Outshine is a non-endless endless runner crossed with a typing game. And it’s pretty intense.
It surprises me how few action themed typing games there are on PC. Considering how well liked the Typing of the Dead games are, I’d have thought others would have jumped on the bandwagon. I suppose it’s a pretty niche genre, and there’s only so much you can do with typing, but I was fairly pleased to see Outshine come along. Playing much like endless runners in which you dodge chasms and obstacles, you also have to contend with shooting down enemies by typing in words as quickly as possible.
As you run down the five-lane linear path, you can dodge from lane to lane to avoid enemies. These enemies are varied though, and whilst some can be avoided, others will try to track and directly attack you. It’s better to try and take them down by typing the word emblazoned across them. Simple foes tend to have simple three or four letter words, whilst more threatening ones could have six or more, and others still require multiple words to take down. It’s a nice way of keeping things interesting as you play, and you’ll need to prioritise targets to ensure you remain safe.
Those flying foes that spawn indestructible barriers will need to be handled quickly, but you’ll also need to keep an eye out for regular enemies that may block your path. There’s a lot to take in through a level, as you’ll need to pay attention to words all over the screen and also what’s directly in front of you. I regularly hit obstacles and fell into pits due to there being so much on screen at once and whilst I struggled to keep track. Irritatingly, some words will overlap other ones based on their proximity to you, so even if one is a greater threat, you may not be able to see what word is on it until you’ve cleared another enemy.
Things come at you fast in Outshine too, with frequently five plus words coming at you all at once. Thankfully, there are difficulty options that slow down the pace. You’re advised on which to pick based on what your typing speed is, but this is a bit deceptive, as actual typing using given sentences has a much higher speed that typing unrelated words scattered across the screen. I’m a fairly fast typer, but I found myself having to drop the difficulty to keep up.
The game is fairly generous with survivability though. You can take five hits before failing and restarting the section, plus you have a shield you can use to run through obstacles, and a bomb that clears the screen. Even when things were tough, I didn’t mind trying a section again as my health and powers would be restored to give me another shot. There are even powerups you can activate before starting a run to make things easier if you don’t mind getting a lower score, as well as others to increase the challenge.
At the end of each section, you’ll be presented with a wall with sentences written on it that you need to type quickly so you can progress. These sentences present the story of Outshine, concerning a civilisation developing technology and how that has changed the world, for better and worse. It’s pretty simple stuff and won’t have you desperate to find out more. At the end of a stage though, you’ll have a boss to take down in the form of some giant machine. These tend to have longer words for you to type at once, whilst also avoiding multiple attacks. They also offer additional challenges with the words moving around, perhaps ending up backwards, or even entirely out of view. They’re a suitable challenge, but you’ll have to fight the same type over and over as they appear in cycles. I’d have liked some more variety in them, but initially they are quite varied and interesting.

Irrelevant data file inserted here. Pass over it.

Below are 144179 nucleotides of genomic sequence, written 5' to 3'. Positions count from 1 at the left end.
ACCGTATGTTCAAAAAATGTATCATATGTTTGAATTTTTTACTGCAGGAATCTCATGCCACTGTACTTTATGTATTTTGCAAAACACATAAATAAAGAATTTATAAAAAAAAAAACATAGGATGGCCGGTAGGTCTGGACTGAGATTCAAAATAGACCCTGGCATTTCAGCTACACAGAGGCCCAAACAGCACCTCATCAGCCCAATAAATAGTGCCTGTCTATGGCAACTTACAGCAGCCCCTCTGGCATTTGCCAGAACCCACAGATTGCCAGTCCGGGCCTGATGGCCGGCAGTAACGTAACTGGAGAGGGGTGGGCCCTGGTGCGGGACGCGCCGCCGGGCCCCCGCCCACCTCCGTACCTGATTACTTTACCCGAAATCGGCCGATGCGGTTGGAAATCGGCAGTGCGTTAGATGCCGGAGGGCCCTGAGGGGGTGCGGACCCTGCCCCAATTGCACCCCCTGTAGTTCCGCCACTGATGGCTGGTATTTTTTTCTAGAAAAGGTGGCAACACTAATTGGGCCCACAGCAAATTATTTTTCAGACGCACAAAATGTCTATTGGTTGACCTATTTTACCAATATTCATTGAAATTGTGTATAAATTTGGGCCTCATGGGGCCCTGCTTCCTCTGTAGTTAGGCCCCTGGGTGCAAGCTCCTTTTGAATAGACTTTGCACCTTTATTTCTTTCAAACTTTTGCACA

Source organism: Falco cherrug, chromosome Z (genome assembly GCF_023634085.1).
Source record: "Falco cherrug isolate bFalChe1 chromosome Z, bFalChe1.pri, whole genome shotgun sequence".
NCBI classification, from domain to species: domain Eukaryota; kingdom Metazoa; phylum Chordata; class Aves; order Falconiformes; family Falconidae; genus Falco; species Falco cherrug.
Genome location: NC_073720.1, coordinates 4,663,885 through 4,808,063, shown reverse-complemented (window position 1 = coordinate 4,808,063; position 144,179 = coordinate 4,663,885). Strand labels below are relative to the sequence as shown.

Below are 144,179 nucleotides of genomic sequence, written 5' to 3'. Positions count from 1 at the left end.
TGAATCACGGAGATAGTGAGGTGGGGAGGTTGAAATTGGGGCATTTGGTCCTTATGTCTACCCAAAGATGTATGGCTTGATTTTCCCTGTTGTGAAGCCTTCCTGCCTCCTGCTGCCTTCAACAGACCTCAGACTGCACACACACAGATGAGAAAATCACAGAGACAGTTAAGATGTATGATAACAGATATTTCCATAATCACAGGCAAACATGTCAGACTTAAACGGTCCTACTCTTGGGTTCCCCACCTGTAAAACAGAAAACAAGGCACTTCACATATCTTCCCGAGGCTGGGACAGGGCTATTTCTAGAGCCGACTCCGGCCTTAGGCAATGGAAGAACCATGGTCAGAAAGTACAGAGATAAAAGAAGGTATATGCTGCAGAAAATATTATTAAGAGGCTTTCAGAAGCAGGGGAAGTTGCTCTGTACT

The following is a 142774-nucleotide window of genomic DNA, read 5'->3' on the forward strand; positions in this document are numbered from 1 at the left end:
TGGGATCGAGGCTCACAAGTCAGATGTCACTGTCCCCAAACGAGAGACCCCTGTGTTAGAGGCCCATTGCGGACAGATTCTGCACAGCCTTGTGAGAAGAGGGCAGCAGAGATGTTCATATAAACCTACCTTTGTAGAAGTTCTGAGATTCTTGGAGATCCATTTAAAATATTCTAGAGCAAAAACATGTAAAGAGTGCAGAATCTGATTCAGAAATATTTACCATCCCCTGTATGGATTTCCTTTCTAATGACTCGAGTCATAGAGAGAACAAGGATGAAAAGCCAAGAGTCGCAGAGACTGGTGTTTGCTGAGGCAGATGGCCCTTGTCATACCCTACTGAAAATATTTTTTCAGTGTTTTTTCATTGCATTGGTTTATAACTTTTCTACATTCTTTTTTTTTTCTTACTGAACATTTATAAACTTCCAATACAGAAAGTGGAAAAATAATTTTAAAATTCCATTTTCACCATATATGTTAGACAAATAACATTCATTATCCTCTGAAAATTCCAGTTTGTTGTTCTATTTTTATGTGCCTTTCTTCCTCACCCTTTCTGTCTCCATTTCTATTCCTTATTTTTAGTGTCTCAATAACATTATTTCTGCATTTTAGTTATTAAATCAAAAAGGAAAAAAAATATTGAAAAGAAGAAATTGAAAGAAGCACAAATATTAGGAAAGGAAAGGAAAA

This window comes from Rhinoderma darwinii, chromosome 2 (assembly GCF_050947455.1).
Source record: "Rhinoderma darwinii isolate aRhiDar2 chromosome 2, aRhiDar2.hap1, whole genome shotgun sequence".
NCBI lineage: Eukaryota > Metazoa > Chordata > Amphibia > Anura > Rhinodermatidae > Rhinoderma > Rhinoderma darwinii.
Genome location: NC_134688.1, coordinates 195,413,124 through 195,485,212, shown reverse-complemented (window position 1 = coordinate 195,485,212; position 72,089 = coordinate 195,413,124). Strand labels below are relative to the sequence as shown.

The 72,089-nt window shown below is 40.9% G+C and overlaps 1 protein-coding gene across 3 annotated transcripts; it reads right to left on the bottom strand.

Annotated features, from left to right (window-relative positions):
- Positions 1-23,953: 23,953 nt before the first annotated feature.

The music is fitting, but it kind of fades into the background whilst you play, which isn’t really a bad thing. The sound effects are good too, but I feel there could have been more feedback when getting hit or typing the wrong letter. The graphics are nice too, with some gorgeous backgrounds, but the screen is very busy with all the enemies and pretty effects. I’d have preferred a more toned down visual style that was easier to keep track of. Sometimes it was difficult to tell which lane on the track targets were in too, making dodging them a little more frustrating than it perhaps should have been. The text is sometimes hard to read too, with D and O appearing as quite similar whilst there’s a lot going on. There’s a nice feature that includes different fonts to help those who struggle with reading certain text styles, but I still found some of them hard to read at high speed. I’d have also liked an option for different dictionaries too, as everything here was an American spelling, forcing me to rethink how I was typing on the fly, leading to errors.
Outshine isn’t going to set the world on fire, but it’s a nice typing game in an otherwise pretty small genre, and one with some nice production values to boot. I’d still say the likes of Typing of the Dead hold up really well and that this isn’t really a huge challenger to its crown but it’s good to have an alternative. If you’re desperate for another typing game then Outshine is a pretty solid option.
Outshine is available now on PC.